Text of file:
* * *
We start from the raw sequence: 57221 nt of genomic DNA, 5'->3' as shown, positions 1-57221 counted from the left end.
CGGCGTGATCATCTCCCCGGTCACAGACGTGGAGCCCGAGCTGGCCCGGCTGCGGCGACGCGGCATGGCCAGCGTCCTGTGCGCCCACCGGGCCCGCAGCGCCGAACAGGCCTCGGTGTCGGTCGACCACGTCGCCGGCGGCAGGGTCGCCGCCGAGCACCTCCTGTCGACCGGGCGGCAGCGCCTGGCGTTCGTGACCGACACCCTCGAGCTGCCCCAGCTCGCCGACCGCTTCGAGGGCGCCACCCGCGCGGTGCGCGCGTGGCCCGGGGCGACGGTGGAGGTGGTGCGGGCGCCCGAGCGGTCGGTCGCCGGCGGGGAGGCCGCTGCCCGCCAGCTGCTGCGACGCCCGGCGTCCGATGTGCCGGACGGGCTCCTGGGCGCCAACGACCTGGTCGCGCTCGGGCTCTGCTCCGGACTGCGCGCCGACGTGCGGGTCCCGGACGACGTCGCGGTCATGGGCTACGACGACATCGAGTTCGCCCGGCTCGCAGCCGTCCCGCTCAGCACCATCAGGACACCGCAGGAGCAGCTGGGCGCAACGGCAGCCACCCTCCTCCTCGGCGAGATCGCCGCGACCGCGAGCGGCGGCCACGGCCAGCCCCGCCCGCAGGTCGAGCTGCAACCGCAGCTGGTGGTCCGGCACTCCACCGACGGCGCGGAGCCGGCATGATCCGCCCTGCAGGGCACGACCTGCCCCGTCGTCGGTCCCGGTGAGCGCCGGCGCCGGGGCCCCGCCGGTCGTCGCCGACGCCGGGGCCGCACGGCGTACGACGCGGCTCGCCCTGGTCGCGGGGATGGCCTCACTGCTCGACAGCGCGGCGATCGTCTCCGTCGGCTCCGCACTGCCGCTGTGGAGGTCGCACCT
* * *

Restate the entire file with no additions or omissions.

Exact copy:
We start from the raw sequence: 57221 nt of genomic DNA, 5'->3' as shown, positions 1-57221 counted from the left end.
CGGCGTGATCATCTCCCCGGTCACAGACGTGGAGCCCGAGCTGGCCCGGCTGCGGCGACGCGGCATGGCCAGCGTCCTGTGCGCCCACCGGGCCCGCAGCGCCGAACAGGCCTCGGTGTCGGTCGACCACGTCGCCGGCGGCAGGGTCGCCGCCGAGCACCTCCTGTCGACCGGGCGGCAGCGCCTGGCGTTCGTGACCGACACCCTCGAGCTGCCCCAGCTCGCCGACCGCTTCGAGGGCGCCACCCGCGCGGTGCGCGCGTGGCCCGGGGCGACGGTGGAGGTGGTGCGGGCGCCCGAGCGGTCGGTCGCCGGCGGGGAGGCCGCTGCCCGCCAGCTGCTGCGACGCCCGGCGTCCGATGTGCCGGACGGGCTCCTGGGCGCCAACGACCTGGTCGCGCTCGGGCTCTGCTCCGGACTGCGCGCCGACGTGCGGGTCCCGGACGACGTCGCGGTCATGGGCTACGACGACATCGAGTTCGCCCGGCTCGCAGCCGTCCCGCTCAGCACCATCAGGACACCGCAGGAGCAGCTGGGCGCAACGGCAGCCACCCTCCTCCTCGGCGAGATCGCCGCGACCGCGAGCGGCGGCCACGGCCAGCCCCGCCCGCAGGTCGAGCTGCAACCGCAGCTGGTGGTCCGGCACTCCACCGACGGCGCGGAGCCGGCATGATCCGCCCTGCAGGGCACGACCTGCCCCGTCGTCGGTCCCGGTGAGCGCCGGCGCCGGGGCCCCGCCGGTCGTCGCCGACGCCGGGGCCGCACGGCGTACGACGCGGCTCGCCCTGGTCGCGGGGATGGCCTCACTGCTCGACAGCGCGGCGATCGTCTCCGTCGGCTCCGCACTGCCGCTGTGGAGGTCGCACCT